Denmans, Halifax: Move over the Michelin-starred big boys, small suburban restaurants like Denmans on the outskirts of Halifax are worth a visit
Let’s hear it for the suburbs. The Big Fish get their fair share of the love (I’m looking at you, Michael O’Hare and Wignall, Tommy Banks and Shaun Rankin) and I like a Michelin Starred Special Night Out as much as the next food obsessive, but let’s not forget the minnows darting around in the shallows, doing what they do quietly, just getting on with it, week on week, month on month, year on year.
Neighbourhood restaurants are the life blood of the industry, and we’ve all got our favourites: in no particular order, you’ll find me any night of the week at Coin in Hebden Bridge, Anello in Slaithwaite or Engine in Sowerby Bridge.
I don’t get often enough to Brighouse and the fabulous Brook’s, and if it’s Indian food I crave I head for the incomparable Prashad. At the seaside you’ll find me at the super-modest Finns in Guisborough, cool caff Craig’s by the Sea in Marske, and Whitby’s Pizza West is so more than just a good Neapolitana.
These unfussy, relaxed joints are the places to meet friends for a last-minute supper, a bite to eat after work and before the cinema. You don’t have to dress smartly or shine your shoes, just drag a quick comb through your hair and a (not obligatory) swipe of lippy.
I’m happy to report another added to the list. I’ve driven past Denmans in Shelf a thousand times and it wasn’t until a friend mentioned he’d been and that I’d like it that I even knew it was there. I do a little bit of ‘research’ which doesn’t throw much up so there’s only one thing for it.
We head off on a nithering night but all thoughts of keeping my coat on vanish – the welcome is warm enough to defrost the entire street.
It’s a dinky room with a bar and about 14 covers, pleasantly done out in fashionably dark, muted colours and much smarter and contemporary than I had envisaged (note to self: do try to be less pre-judgemental). Anyway it’s all soft light and tinkling glasses and cool tunes, and a menu I just want to work my way through.
There’s a canny blend of techniques and flavours, leaning into Italy but plucking ideas from much further afield.
The menu meanders through India via France with a stop-off in Spain, so expect the likes of mushroom and Baron Bigot filo Money Bag (surely an ‘homage’ to ‘godfather of the gastropub’ Denis Watkins’ signature dish at the Angel at Hetton) Jack Fruit spring rolls, Asian BBQ sauce with shredded cucumber and patatas bravas.
A dish of seared halloumi sits in a puddle of seriously spicy paprika piperade, and a nicely battered onion bhaji paired with minted raita and mango chutney hits the spot too. Across the table there’s an excellent Korean BBQ coated beef taco with crispy onions and a groovy chicken schwarma resulting in an unseemly squabble involving forks.
Elsewhere in the ‘meat’ section is kidney Turbigo, a dish I haven’t seen on a menu for decades (first cooked by French chefs for Napoleon after the self-named battle in Northern Italy says Prof. Google). From the fish section, Masala cod is a real looker and full of flavour but slightly overdone for me.
Not so the text book lobster ravioli with an insanely rich bisque and a shower of parmesan, picture-perfect with oceans of flavour – it’s contender for dish of the night along with a fabulous plate of pork. It’s a piece of tenderloin, with exquisite nduja gnocchi and a swirl of sweet basil pesto – all beautifully executed and showing the true skill of the man in the kitchen.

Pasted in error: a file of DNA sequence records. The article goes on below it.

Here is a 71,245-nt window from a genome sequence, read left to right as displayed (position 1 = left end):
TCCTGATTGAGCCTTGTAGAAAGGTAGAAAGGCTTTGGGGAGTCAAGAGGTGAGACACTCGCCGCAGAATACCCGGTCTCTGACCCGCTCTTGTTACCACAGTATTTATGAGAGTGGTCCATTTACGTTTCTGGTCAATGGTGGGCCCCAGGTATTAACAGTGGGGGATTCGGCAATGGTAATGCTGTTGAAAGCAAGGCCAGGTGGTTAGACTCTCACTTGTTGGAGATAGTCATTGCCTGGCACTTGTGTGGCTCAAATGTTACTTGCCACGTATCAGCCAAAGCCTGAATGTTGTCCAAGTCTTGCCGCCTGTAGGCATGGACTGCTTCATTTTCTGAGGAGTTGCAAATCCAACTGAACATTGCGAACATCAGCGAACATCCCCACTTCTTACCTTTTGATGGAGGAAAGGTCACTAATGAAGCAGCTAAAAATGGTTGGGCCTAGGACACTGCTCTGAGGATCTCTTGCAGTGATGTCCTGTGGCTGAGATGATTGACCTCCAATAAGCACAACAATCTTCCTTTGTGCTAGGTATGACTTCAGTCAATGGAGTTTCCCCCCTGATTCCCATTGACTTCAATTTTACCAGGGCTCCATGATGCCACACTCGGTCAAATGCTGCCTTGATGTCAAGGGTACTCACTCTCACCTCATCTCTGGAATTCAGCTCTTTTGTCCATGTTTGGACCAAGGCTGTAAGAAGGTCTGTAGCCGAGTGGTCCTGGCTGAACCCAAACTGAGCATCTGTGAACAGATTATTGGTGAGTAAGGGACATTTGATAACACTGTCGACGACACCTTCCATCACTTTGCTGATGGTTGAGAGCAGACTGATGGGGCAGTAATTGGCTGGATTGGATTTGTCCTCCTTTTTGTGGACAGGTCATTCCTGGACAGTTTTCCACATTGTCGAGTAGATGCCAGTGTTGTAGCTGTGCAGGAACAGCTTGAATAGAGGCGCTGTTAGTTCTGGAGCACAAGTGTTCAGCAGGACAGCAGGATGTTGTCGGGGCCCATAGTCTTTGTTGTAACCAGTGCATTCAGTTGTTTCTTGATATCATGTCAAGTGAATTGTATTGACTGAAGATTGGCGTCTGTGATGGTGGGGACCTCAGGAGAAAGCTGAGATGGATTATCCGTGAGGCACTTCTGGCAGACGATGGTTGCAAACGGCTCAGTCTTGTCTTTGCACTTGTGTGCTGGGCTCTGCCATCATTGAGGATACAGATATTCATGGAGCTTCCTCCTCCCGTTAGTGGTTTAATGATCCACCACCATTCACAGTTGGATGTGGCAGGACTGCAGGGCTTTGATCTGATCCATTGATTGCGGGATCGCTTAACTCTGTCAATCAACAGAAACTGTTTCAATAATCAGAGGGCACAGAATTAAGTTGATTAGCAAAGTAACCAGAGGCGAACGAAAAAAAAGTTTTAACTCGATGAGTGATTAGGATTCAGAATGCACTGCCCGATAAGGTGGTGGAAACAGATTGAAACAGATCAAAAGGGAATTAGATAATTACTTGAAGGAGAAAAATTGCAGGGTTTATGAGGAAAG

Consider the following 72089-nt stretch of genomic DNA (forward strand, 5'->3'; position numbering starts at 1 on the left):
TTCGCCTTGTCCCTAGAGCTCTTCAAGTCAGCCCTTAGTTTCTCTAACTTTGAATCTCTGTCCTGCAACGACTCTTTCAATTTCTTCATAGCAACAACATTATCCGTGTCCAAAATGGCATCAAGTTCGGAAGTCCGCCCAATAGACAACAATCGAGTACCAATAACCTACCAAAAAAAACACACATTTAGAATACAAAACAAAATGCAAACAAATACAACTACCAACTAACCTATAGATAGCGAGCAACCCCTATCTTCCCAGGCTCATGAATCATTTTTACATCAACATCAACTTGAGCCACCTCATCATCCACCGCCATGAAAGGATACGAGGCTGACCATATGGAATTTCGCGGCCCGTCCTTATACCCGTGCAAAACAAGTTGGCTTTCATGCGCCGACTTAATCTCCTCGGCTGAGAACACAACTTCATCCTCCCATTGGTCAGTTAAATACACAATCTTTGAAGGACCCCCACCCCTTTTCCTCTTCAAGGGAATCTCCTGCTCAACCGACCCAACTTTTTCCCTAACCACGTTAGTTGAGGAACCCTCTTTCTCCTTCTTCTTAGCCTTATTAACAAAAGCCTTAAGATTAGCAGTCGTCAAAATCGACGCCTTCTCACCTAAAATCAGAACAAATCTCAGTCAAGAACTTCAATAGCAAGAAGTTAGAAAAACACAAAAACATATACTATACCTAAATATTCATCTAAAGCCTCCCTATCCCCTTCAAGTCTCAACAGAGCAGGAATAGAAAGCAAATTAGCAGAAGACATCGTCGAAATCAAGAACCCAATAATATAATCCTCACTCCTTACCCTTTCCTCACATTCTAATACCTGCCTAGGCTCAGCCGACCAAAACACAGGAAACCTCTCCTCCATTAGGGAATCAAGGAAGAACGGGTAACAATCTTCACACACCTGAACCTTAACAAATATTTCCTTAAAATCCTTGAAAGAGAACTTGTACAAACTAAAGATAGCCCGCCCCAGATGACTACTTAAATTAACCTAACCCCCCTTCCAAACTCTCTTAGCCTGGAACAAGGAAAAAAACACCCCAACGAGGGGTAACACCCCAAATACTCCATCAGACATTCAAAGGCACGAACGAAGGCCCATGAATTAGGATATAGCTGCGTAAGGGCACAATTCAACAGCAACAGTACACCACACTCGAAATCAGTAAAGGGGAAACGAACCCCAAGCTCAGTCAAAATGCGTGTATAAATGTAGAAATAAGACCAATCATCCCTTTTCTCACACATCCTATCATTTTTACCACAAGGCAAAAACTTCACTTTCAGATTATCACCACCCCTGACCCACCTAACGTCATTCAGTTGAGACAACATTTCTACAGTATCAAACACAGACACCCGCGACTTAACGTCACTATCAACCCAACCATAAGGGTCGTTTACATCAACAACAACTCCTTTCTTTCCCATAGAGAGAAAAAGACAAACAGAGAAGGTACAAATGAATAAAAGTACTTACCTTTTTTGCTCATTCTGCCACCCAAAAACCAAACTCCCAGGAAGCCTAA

It’s all the work of Robert Greenwood, an experienced self-taught chef who really has done the rounds. Starting as a teenager in the kitchen of the Yorkshireman, his parent’s restaurant, future jobs included running The Tannery, a year making tapas in Majorca, time in the Lake District at the multi-award-winning Inn on the Square in Keswick and a ‘crazy’ stint in Meribel in the French Alps in one of the top 10 apres-ski bars in the world, looking after 1,000 customers a day. No wonder he’s across 14 covers in Shelf on his own with one arm behind his back and his eyes closed. Two years ago you’d have found him as head chef at True North at Dean Clough in Halifax before he took Denmans on with his mum. Deborah is out front taking the orders, waiting tables and she’s what Alan Bennett might call redoubtable, in the best possible way: smiley, brisk and no-nonsense, darting hither and thither; she’s a blur.
I’m going to pretend we didn’t have dessert because they weren’t up to the standard of the mains; I mention this to Robert and he holds his hands up, saying he’s not pudding-oriented but knows he’s got to get across it. The only reason I’m scoring a four not a five is down to the rather lacklustre crème brulee and underwhelming profiteroles.
The menu changes weekly, sometimes daily depending on what’s available and what Robert fancies cooking: ‘you should have had the Ultimate King Prawns’ he said, too late. He gets them from a local fish supplier and ‘they’re the size of your palm’. Doh!
It won’t be a surprise to most readers that the Yorkshire Post covers the cost of the meal we’re writing about. The reviewer’s first rule of thumb is ‘would I come back and pay for a meal myself?’ It’s a resounding yes. The posh glossy restaurants often steal the limelight so it’s a joy to stumble on a humble neighbourhood joint that’s at ease with itself, with good grub and a warm, inclusive vibe.
Denmans Social Dining, Wade House Road, Shelf, Halifax HX3 7PB, tel 01274 447925. Open: Wednesday to Friday, 6-11pm, Saturday, 6-10pm, Sunday 4-7.30pm. Closed Monday/Tuesday.